Living With Lace Bugs

Lace bugs are tiny (less than 1 cm), cryptic insects that live on the undersides of leaves. Lace bugs probe leaves with their sucking mouthparts and excrete a sticky honeydew. Typically, we notice the stippling damage visible on the upper side of a leaf or the sticky droplets on our windshield if we park under a lace bug infested tree.

The lace bugs are named for the “lace-like” appearance of the wings. Some parts of the wing are are not pigmented and the clear membrane produces a “lace”appearance. The clear parts of the wing allow an observer to see through the insect to the leaf below. This disrupts the outline of the insect and camouflages the insect.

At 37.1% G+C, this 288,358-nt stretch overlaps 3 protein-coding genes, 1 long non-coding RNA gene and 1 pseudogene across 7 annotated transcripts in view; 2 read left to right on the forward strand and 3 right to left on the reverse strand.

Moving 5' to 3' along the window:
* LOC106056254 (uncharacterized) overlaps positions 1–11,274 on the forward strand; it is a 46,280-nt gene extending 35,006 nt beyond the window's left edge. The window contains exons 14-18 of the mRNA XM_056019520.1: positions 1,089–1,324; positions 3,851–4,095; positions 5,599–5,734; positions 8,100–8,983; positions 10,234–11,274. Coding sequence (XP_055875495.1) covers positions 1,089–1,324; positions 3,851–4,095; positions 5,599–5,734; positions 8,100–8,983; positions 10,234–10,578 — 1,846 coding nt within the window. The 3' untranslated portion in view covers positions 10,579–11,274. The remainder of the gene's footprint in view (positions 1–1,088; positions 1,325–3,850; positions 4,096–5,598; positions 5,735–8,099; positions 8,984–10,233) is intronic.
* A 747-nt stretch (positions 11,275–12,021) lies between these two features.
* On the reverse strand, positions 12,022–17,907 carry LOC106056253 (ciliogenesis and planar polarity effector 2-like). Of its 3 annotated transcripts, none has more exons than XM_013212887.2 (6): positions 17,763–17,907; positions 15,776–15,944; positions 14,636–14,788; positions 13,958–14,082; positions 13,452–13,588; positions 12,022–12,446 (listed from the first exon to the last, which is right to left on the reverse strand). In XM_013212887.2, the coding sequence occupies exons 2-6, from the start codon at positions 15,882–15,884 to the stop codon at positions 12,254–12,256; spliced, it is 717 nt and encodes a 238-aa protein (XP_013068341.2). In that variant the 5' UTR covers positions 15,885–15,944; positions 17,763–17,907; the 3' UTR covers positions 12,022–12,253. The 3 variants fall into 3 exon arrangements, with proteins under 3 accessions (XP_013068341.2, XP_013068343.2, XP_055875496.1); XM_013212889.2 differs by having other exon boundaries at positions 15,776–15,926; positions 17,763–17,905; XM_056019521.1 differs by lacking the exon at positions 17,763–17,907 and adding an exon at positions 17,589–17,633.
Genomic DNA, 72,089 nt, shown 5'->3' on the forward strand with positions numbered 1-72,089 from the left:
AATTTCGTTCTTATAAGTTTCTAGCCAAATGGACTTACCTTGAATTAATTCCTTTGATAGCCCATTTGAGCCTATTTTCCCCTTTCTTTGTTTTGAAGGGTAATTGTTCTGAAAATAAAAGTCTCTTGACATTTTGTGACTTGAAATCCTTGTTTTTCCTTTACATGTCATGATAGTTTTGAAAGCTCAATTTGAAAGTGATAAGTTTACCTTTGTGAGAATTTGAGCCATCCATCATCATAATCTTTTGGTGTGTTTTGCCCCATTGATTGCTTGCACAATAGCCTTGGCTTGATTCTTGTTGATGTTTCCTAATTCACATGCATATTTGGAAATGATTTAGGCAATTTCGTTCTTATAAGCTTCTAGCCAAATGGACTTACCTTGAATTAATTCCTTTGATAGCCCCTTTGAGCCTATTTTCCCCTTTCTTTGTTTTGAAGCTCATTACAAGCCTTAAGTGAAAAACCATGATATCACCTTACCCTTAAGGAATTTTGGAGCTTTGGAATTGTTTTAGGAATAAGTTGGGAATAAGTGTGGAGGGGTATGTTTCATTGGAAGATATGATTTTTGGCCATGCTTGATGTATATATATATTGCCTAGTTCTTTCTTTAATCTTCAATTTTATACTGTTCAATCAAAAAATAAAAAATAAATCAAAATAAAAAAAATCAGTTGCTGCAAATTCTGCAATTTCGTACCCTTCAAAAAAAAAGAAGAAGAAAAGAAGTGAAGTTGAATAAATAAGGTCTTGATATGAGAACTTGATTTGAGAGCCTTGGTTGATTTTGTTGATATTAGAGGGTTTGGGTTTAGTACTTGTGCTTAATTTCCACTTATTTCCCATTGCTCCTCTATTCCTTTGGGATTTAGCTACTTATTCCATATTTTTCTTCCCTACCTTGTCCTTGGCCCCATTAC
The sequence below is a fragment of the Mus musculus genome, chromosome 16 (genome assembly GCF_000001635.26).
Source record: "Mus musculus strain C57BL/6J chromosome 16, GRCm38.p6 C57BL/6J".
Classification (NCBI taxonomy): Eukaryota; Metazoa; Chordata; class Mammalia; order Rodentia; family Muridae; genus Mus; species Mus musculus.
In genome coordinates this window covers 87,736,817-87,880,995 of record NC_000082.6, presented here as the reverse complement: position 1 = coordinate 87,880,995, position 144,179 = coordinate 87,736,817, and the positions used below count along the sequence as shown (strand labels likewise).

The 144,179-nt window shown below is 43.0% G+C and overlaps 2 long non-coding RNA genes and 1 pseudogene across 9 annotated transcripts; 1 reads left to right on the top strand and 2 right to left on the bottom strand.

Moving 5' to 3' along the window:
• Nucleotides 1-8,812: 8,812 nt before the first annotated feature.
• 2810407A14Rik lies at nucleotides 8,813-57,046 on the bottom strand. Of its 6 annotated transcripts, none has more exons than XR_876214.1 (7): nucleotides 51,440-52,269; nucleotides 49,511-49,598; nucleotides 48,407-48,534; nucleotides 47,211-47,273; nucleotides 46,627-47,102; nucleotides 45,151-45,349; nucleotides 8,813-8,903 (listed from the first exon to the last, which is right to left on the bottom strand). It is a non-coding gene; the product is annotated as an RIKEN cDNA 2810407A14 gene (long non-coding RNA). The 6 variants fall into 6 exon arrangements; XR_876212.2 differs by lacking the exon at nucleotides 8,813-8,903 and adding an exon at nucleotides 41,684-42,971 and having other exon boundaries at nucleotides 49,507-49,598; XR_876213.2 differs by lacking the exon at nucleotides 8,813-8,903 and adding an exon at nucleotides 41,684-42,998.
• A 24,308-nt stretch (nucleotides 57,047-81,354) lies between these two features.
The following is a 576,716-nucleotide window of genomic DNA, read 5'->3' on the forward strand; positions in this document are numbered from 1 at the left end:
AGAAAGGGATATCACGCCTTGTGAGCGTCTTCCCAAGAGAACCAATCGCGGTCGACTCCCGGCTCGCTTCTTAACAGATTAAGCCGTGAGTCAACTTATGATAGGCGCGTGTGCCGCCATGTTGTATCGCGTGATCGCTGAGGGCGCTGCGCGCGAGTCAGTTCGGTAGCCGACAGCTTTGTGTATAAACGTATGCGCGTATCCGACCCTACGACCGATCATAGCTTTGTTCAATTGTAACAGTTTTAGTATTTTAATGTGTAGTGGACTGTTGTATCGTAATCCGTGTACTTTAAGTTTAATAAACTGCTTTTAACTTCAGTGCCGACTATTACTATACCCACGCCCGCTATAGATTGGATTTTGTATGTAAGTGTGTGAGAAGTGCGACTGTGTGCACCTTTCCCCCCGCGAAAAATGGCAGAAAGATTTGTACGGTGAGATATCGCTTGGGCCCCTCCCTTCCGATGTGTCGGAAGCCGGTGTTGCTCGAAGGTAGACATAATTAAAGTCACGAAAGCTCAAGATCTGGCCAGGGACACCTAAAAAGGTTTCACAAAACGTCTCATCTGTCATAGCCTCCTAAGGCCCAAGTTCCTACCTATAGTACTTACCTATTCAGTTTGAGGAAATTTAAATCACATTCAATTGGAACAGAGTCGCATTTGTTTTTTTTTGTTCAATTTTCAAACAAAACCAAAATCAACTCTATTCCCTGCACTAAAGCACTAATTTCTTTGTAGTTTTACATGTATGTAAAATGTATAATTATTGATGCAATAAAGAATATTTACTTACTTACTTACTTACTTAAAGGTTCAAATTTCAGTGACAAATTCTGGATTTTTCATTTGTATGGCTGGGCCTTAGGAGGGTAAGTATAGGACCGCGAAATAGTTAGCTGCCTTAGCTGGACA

Lace Bug

Lace Bug

About jjneal

Jonathan Neal is a retired Associate Professor of Entomology at Purdue University and author of the textbook, Living With Insects (2010). This blog is a forum to communicate about the intersection of insects with people and policy. This is a personal blog. The opinions and materials posted here are those of the author and are in no way connected with those of my employer.
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